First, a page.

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Post-Earthquake Recovery: 6 Important Things to Do After the Earth Stops Shaking

Post-Earthquake Recovery: 6 Important Things to Do After the Earth Stops Shaking

Across the world, we experience 20,000 earthquakes every year. That’s around 55 earthquakes a day!

While some might be so small you don’t even feel it, others might be big enough to cause some devastation. You might hope and pray that you won’t have to go through one of these, but the reality is, there’s always a chance a huge earthquake can strike.

In that case, you want to be prepared so you know exactly what to do after an earthquake so you can ensure your safety and security. Here are 6 important things you should take care of.

1. Assess the Situation

After the ground stops shaking, you’ll want to assess the situation. Try to remain as calm as you can, and take in all the information you can.

Is the building in solid condition? Are people hurt?

If you’re in an unstable area, move somewhere more sheltered and safe. Ideally, you’ll want to head outside.

And if there are people who are hurt (including yourself), get out the first aid kit and call 911 immediately if people are seriously injured.

You and your family should’ve agreed on a meeting place for emergencies. If you’re not all together, then head to that meeting place if possible so you can get a headcount and check that everyone’s ok.

2. Expect Aftershocks

Earthquakes rarely just come and go. In most cases, there will be several aftershocks, which are smaller earthquakes. In fact, some aftershocks can continue on for weeks or even years!

So just because the ground’s stopped shaking doesn’t necessarily mean it’ll stay stable. Be prepared for some aftershocks to follow soon after.

When they happen, make sure to take the same safety measures as you did during the main earthquake. Get under something (like a table), cover the back of your neck, and hold onto the object while riding out the aftershocks.

3. Check Your Home if Possible

If the earthquake wasn’t too big, check your home if you’re inside of it. Go around and take a look at the water, electric, and gas lines to see if the earthquake caused any damage. If you see serious structural damage, smell gas, and/or see live wires, stay away and get outside of your house quickly.

Otherwise, take note of damage such as cracks to the foundation, broken windows, and even damage on your roof. Document these damages straightaway by taking pictures with your cell phone. These will come in handy when you file your insurance claim.

If there is broken glass, take extra care and wear close-toed shoes while you navigate your house. You don’t want any additional injuries, after all.

4. Get Outside

If it’s safe, get outside and check your home for damages there too. For example, if you noticed damage on your roof while looking out your bedroom, see if you can spot more details outside.

You’ll also want to be on the lookout for downed power lines. Many after-earthquake injuries are sustained from these, so you’ll want to stay far away from any that you spot. This is one of the many after earthquake effects many people don’t expect.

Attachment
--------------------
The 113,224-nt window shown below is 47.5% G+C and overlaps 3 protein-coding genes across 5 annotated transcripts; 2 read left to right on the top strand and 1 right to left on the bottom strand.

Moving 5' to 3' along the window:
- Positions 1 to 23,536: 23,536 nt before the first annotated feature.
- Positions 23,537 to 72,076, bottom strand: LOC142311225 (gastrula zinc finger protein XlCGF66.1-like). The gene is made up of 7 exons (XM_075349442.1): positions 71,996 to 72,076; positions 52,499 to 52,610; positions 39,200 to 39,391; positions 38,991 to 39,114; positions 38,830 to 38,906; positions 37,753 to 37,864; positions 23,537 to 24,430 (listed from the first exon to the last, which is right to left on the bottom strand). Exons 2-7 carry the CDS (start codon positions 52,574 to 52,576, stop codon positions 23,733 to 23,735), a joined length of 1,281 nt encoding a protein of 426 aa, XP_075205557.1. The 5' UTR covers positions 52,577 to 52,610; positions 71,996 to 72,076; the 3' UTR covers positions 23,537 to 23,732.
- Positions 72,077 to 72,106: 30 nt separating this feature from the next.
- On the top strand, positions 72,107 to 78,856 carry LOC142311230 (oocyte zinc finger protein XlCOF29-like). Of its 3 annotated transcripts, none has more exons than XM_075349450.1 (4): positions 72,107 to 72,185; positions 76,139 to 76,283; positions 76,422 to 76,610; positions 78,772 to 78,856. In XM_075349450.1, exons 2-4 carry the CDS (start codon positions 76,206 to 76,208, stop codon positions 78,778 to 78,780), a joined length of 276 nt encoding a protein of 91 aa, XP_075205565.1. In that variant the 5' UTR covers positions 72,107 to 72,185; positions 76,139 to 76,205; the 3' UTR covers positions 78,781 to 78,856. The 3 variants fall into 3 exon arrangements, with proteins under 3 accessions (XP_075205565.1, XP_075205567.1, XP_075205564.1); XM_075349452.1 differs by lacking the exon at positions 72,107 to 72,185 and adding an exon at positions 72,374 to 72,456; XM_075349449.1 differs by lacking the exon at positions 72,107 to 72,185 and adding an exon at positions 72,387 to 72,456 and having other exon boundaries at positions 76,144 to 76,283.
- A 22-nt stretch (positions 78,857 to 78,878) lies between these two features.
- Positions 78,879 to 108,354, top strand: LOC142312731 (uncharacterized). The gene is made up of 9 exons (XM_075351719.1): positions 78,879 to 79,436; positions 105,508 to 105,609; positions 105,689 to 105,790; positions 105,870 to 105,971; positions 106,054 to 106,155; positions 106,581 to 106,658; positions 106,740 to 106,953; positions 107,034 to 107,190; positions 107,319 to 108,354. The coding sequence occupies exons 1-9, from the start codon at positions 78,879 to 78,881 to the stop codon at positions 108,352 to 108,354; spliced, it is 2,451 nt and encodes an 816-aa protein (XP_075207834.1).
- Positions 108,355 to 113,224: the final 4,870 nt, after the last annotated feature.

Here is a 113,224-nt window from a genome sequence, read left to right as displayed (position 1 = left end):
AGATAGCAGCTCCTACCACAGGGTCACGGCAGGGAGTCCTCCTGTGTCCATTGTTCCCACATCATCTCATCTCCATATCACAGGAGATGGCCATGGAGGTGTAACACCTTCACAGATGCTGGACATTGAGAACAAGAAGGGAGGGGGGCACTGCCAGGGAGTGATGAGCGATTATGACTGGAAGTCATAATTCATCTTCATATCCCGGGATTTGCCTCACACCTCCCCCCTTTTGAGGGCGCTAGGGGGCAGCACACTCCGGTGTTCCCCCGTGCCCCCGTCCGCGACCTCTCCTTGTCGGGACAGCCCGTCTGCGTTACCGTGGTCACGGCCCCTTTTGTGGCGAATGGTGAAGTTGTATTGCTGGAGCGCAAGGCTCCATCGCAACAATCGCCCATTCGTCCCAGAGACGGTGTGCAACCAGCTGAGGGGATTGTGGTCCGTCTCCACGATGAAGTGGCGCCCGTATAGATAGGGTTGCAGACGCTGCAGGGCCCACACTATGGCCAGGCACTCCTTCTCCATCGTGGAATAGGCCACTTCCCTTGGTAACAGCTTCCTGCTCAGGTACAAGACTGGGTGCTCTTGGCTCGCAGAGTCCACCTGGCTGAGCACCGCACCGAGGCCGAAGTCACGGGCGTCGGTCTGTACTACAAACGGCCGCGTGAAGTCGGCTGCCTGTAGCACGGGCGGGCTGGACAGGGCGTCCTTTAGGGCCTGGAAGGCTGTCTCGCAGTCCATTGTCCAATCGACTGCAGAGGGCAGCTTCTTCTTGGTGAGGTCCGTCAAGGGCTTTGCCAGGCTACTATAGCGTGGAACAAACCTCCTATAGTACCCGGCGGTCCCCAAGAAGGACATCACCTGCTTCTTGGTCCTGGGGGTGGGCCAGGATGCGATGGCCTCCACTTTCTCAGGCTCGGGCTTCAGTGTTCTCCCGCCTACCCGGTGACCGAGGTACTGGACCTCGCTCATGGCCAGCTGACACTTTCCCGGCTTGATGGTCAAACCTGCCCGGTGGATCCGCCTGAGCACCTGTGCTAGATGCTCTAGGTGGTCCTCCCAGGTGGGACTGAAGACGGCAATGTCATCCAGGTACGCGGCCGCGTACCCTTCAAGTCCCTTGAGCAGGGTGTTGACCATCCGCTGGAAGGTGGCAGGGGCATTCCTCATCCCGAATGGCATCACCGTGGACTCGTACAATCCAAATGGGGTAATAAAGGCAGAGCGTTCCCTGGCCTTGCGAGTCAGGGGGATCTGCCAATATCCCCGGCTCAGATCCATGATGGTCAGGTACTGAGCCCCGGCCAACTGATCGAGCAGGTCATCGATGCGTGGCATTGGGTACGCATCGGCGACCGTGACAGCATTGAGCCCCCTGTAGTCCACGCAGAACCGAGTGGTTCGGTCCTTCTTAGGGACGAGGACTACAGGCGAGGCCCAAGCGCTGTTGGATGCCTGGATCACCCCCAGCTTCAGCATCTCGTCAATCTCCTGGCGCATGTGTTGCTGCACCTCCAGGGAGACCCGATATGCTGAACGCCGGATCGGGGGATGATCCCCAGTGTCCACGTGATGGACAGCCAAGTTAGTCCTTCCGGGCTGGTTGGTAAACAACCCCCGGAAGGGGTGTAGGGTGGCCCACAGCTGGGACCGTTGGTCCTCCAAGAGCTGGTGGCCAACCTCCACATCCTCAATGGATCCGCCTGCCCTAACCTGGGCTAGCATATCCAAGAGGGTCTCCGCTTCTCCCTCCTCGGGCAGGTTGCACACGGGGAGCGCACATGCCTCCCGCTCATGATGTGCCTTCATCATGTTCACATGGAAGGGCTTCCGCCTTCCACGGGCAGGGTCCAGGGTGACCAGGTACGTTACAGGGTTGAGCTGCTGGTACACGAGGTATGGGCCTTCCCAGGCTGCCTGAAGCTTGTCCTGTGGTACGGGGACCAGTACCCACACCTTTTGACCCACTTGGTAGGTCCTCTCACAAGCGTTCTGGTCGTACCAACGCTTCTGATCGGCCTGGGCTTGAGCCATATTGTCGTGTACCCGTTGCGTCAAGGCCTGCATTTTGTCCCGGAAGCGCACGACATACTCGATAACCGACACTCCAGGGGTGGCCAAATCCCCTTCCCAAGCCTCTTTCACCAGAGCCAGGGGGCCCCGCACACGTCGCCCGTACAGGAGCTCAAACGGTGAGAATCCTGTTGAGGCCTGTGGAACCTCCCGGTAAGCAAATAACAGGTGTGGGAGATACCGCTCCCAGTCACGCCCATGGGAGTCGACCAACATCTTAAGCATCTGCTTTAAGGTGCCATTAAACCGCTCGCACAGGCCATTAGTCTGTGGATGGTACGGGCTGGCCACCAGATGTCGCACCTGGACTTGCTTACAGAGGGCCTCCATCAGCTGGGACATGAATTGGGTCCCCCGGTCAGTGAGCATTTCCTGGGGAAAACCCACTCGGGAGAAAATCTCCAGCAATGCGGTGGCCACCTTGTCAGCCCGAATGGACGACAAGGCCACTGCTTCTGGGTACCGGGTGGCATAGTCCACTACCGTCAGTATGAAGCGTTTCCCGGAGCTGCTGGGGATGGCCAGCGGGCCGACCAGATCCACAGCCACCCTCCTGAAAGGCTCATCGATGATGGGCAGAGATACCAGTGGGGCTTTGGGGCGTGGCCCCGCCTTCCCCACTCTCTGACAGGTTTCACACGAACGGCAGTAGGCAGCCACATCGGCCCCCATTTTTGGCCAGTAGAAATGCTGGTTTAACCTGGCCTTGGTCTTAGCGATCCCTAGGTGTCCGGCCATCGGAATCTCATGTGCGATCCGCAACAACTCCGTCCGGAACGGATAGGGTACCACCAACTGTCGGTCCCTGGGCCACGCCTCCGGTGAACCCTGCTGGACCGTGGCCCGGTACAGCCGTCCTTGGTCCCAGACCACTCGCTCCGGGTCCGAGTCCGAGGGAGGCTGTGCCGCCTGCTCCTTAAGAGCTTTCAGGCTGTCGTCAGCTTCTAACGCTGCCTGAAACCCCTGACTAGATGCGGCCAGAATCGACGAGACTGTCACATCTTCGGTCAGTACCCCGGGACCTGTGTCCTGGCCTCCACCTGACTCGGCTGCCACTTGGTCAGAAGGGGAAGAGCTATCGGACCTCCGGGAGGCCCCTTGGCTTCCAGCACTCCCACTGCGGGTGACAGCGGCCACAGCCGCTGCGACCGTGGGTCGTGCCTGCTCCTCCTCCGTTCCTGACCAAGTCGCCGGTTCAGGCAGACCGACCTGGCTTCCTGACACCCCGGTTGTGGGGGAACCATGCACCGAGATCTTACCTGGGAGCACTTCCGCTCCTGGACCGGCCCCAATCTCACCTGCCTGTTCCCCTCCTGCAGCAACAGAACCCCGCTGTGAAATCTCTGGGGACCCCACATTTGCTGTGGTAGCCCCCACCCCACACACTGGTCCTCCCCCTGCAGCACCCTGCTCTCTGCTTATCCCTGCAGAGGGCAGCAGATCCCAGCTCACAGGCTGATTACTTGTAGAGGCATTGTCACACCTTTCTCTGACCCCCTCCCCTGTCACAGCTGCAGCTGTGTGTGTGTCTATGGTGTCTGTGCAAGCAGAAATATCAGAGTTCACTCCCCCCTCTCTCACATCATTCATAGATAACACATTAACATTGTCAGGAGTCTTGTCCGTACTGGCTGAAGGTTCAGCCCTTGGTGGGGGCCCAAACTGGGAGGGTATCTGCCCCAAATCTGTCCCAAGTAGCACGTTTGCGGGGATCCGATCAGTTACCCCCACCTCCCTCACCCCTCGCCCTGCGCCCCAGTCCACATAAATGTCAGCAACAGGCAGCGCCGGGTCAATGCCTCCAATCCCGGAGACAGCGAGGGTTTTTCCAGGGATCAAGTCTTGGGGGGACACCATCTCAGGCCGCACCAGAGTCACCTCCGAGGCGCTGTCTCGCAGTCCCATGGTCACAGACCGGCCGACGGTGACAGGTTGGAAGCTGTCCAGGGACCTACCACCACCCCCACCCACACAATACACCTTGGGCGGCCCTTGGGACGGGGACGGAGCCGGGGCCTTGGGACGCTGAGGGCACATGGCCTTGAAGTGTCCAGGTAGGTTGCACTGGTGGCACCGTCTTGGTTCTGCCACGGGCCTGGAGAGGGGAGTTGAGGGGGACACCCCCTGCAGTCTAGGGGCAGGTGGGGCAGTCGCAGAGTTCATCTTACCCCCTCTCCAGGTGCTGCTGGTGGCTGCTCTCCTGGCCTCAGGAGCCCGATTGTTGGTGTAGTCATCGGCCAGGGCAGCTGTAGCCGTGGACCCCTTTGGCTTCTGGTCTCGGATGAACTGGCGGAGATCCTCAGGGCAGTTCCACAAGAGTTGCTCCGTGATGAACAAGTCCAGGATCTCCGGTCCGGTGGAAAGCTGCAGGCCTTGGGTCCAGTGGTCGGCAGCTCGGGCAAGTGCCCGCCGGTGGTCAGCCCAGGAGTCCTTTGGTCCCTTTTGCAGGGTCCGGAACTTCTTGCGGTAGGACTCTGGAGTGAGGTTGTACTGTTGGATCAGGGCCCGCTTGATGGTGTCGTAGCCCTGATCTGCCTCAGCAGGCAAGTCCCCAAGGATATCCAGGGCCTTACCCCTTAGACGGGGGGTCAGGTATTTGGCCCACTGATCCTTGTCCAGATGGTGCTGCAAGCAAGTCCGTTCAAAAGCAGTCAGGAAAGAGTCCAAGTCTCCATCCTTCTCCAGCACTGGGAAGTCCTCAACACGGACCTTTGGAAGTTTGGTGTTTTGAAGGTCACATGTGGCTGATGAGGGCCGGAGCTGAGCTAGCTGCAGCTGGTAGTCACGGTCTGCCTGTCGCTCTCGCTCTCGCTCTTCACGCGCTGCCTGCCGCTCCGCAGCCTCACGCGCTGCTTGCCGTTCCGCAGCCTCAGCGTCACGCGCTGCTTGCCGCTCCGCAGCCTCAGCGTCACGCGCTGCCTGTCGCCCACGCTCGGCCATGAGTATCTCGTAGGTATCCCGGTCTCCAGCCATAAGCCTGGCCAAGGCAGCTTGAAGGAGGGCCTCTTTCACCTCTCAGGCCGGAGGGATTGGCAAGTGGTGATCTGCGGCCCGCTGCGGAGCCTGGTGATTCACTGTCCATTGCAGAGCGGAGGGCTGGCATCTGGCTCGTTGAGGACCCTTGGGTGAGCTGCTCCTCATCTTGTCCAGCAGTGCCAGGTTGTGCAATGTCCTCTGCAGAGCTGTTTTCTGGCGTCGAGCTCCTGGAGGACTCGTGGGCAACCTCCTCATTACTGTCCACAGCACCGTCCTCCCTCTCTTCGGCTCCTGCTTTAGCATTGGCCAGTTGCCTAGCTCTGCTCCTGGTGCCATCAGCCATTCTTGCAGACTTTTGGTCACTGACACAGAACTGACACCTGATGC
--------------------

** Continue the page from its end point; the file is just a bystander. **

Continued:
5. Be Careful About the Water

It’s important to stay hydrated, no matter what’s happening. But after an earthquake, there might be damage to the water and/or sewer lines. If this happens, you need to steer clear of drinking tap water since it’ll be contaminated.

To find out if your water’s ok, check online with your community media reports. If there are reports of contaminated water, make sure you shut off your water and sewer lines immediately.

In the meantime, drink from bottled water you have in your home. If you don’t have any, then get your freezer tray out and drink the water that melts.

6. Start Cleaning Up

Once you’ve gotten injured people taken care of, assessed (and recorded) the damage to your property, and have ensured that it’s safe to proceed, you can then start cleaning up.

First, make sure you have the proper gear on. Avoid wearing loose clothing but have long sleeves on. You’ll also want to put on a ventilation mask, gloves, eye protection, and close-toed shoes.

Don’t clean up alone either; you need to keep aftershocks in mind. Should anything happen to you while you’re cleaning up, you want to have someone there so they’re aware and can get help.

As you move through the areas, first check that all items aren’t in precarious positions, such as in closets or bookshelves. Take caution moving around and it’s always best to go slowly.

A Roll Off Dumpster Rental can be tremendously helpful. Simply dump all the debris and waste in as you go along and the dumpster Rental Company can come pick it up after you’re done.

If you smell gas at any time, it’s best to evacuate and wait until the utilities are fixed before you proceed.

Take the Right Steps after an Earthquake

Experiencing a major earthquake can be quite harrowing, especially if there’s a good deal of damage. But by knowing ahead of time what you should do after an earthquake, this can decrease your stress should the worst-case scenario happen.

The most important things are to assess the situation, provide first aid for those who are injured, call 911, and check for structural damages if possible. Once you’ve recorded all the damage, you can then get started on cleaning up if it’s safe.

Also, always be prepared for aftershocks. You’ll likely have quite a few of them after the main earthquake, so you want to make sure that both you and your loved ones are in safe places to decrease the chance of injury.

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